Hey! We find ourselves in the second part with more tourist attractions and great places in Palermo! In the first part we visited the royal palace and the cathedral, Sanctuary Santa Rosalia, a sacred place
Hey! We find ourselves in the second part with more tourist attractions and great places in Palermo! In the first part we visited the royal palace and the cathedral, Sanctuary Santa Rosalia, a sacred place in the heart of the mountain, the most beautiful and important theaters in the city, and we took a relaxing walk in the most fascinating garden!
We will continue to visit Palermo and discover incredible places!
Zisa Palace and Gardens
The construction was started in the 12th century by Arab masters for King William I of Sicily and completed by his son William II. The edifice was designed as the summer residence for Norman kings as part of a large hunting resort, known as Genoardo (Arabic: Jannat al-arḍ, literally “Paradise on Earth”), including Cuba Sottana, Cuba Soprana and the Uscibene palace. Zisa is inspired by Mauric architecture. The name Zisa, derived from the Arabic al-Azīz, meaning “glorious” or “splendid”.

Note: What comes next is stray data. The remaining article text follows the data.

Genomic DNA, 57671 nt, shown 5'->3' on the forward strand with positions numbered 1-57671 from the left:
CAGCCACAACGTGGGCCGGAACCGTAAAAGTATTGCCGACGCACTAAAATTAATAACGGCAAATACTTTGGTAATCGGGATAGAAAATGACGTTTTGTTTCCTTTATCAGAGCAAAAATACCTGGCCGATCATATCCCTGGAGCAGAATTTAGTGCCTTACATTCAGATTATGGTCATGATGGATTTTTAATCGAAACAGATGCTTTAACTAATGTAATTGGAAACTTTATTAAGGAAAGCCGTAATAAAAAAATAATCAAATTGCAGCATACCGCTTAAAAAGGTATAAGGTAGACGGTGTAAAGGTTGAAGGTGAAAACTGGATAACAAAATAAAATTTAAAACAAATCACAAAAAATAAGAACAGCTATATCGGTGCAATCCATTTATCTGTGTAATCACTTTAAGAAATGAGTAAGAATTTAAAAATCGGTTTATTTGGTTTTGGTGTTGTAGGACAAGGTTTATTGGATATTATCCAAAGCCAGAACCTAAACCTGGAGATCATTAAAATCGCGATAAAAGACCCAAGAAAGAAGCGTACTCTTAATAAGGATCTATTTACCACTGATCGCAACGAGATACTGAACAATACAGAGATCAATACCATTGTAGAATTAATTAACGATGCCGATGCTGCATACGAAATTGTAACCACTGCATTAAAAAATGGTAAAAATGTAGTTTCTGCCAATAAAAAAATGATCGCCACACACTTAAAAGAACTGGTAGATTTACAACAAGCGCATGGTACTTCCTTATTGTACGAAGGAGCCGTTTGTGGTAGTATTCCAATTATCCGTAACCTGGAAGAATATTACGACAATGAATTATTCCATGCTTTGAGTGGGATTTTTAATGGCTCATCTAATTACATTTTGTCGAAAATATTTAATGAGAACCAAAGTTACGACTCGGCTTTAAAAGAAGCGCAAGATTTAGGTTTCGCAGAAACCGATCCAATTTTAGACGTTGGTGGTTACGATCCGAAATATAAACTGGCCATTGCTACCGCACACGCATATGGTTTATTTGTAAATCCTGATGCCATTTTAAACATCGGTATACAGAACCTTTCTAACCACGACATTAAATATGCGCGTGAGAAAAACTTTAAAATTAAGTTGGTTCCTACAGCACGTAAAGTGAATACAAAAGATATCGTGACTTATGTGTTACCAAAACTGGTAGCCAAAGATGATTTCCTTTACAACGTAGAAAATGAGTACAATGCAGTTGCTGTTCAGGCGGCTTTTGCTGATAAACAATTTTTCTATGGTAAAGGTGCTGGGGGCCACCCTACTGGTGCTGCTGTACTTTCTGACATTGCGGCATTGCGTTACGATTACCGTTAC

- Monday – Saturday: 09:00 – 19:00
- Sundays and holidays: 09:00 to 13:30
Last entry 30 minutes before closing time.
Closed: January 1, December 25.
- Full price: 6 €
- Reduced price: € 3
More info here!
The Holy Trinity Chapel
Near the Zisa Palace, there is a small chapel, a jewel of Arab-Norman art. The Holy Trinity Chapel is the private chapel of the Zisa palace. The chapel was already here when the Palace was built and was converted by William II from the mosque to a Christian prayer room.
The entrance is free, and from the first floor you will have a wonderful view of the Zisa Palace. Only from here you will be able to see the relics of the aqueducts leading to the palace.
It is not just the botanical garden, but also the research and education institution of the Department of Botany of the University of Palermo. A huge, open-air museum that boasts over 200 years of activity and is responsible for the study and distribution of countless plant species in Sicily, Europe and the Mediterranean basin, many of which come from tropical and subtropical regions.
The botanical garden opens at 09:00 every day, except for Christmas and New Year. The closing time varies depending on the season. The last entry is half an hour before the closing time.
- full price: 6,00 €
- discount: 3,00 € (Children between 6 and 14 years – people over 70 – students <25)
More details here!
The Pretoria fountain
The fountain was built by Francesco Camilliani in Florence in 1554, but was transferred to Palermo in 1574. To transport it, the fountain was disassembled in 644 pieces. Then, to make the fountains, several buildings were demolished. However, the fountain get incomplete in Palermo.